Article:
by Bret W.
Is it a comedy or a horror film? I couldn’t decide, although I saw this horrid piece of film making more than once. It’s actually the horrible quality of this film which makes it so endearing, believe it or not. Still, on first viewing, I was thinking that the film should have been titled slightly differently: Lake Flaccid.
The film takes place in a small county in Maine (yes, I know, Lake Placid is in New York state, not Maine. But the title is very cleverly explained, when the Sheriff states that they were going to call Bear Lake “Lake Placid,” but they heard that the name was taken. Or, maybe it wasn’t so cleverly explained after all…) where a biologist studying beavers is half-eaten by what appears to be an enormous crocodile. A scientist from a New York City museum goes to investigate, and is met with male chauvinism to the extreme. The one welcome face for her is an eccentric millionaire who hunts crocodiles for fun. Of course, this fresh-water takeoff of Jaws would not be complete unless the people were willing to go into the water to face the croc on his turf. And it turns out in the end that the croc is a pet of an odd foul-mouthed old lady who lives by herself on the edge of the lake.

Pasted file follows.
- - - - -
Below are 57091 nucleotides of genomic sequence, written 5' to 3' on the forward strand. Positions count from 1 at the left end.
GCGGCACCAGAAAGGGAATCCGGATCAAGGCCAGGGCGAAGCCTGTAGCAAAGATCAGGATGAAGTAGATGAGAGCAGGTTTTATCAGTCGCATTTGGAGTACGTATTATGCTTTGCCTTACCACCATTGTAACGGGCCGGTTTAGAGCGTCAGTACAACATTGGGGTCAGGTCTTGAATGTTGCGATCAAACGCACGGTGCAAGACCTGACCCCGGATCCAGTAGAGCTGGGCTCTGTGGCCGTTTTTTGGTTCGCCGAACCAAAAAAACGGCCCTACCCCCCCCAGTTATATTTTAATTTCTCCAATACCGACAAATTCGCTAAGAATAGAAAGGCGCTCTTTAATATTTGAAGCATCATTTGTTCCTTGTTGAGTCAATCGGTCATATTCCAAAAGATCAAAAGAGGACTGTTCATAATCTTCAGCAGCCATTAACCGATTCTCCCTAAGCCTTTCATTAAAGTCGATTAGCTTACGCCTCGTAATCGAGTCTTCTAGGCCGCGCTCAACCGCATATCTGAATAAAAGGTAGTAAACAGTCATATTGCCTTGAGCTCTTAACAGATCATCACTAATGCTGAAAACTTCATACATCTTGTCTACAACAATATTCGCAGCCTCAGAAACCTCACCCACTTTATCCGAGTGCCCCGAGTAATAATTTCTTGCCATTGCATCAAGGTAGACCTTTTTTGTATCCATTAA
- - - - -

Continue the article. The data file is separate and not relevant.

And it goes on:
Oh, where to begin? It’s just awful! But like I said before, being awful doesn’t make it a bad film to watch. It’s actually a lot of fun to watch some of the worst films in history, and this is one of those. Unlike Deep Blue Sea, which was bad and painful to watch at the same time, Lake Placid is a film that doesn’t take itself too seriously, as witnessed by the very VERY low body count, which included a cow and a bear. Plus, the crocodile is much more believeable effect-wise than the sharks in Deep Blue Sea. And Betty White is hilarious as the sewer-mouthed old woman who roots for the crocodile. All of this combined make this bad film a welcome addition to the collection of “The Really Really Bad Film Club,” of which I am still a charter member.
One thing, however. I felt that the testosterone-laced chauvinism of the Maine locals was a bit much. Just what were the filmmakers trying to imply? I’m not sure. Still, Lake Placid is not a complete waste of 90 minutes. Just don’t expect to be scared. Expect instead to be amused.